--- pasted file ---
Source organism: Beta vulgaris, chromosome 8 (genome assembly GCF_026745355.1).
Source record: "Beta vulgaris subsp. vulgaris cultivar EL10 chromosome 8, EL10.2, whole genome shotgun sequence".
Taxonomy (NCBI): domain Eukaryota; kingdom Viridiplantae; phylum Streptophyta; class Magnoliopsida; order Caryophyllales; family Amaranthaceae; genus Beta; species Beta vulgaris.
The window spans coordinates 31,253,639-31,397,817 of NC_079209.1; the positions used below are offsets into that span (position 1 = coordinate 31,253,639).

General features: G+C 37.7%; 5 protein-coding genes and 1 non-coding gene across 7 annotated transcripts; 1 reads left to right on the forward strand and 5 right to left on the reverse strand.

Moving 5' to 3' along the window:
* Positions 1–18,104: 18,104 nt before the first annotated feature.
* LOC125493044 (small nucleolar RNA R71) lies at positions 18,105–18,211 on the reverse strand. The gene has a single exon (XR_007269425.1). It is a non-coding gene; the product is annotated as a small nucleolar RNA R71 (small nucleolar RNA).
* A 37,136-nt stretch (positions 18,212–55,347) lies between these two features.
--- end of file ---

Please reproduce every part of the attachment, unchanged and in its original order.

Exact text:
Source organism: Beta vulgaris, chromosome 8 (genome assembly GCF_026745355.1).
Source record: "Beta vulgaris subsp. vulgaris cultivar EL10 chromosome 8, EL10.2, whole genome shotgun sequence".
Taxonomy (NCBI): domain Eukaryota; kingdom Viridiplantae; phylum Streptophyta; class Magnoliopsida; order Caryophyllales; family Amaranthaceae; genus Beta; species Beta vulgaris.
The window spans coordinates 31,253,639-31,397,817 of NC_079209.1; the positions used below are offsets into that span (position 1 = coordinate 31,253,639).

General features: G+C 37.7%; 5 protein-coding genes and 1 non-coding gene across 7 annotated transcripts; 1 reads left to right on the forward strand and 5 right to left on the reverse strand.

Moving 5' to 3' along the window:
* Positions 1–18,104: 18,104 nt before the first annotated feature.
* LOC125493044 (small nucleolar RNA R71) lies at positions 18,105–18,211 on the reverse strand. The gene has a single exon (XR_007269425.1). It is a non-coding gene; the product is annotated as a small nucleolar RNA R71 (small nucleolar RNA).
* A 37,136-nt stretch (positions 18,212–55,347) lies between these two features.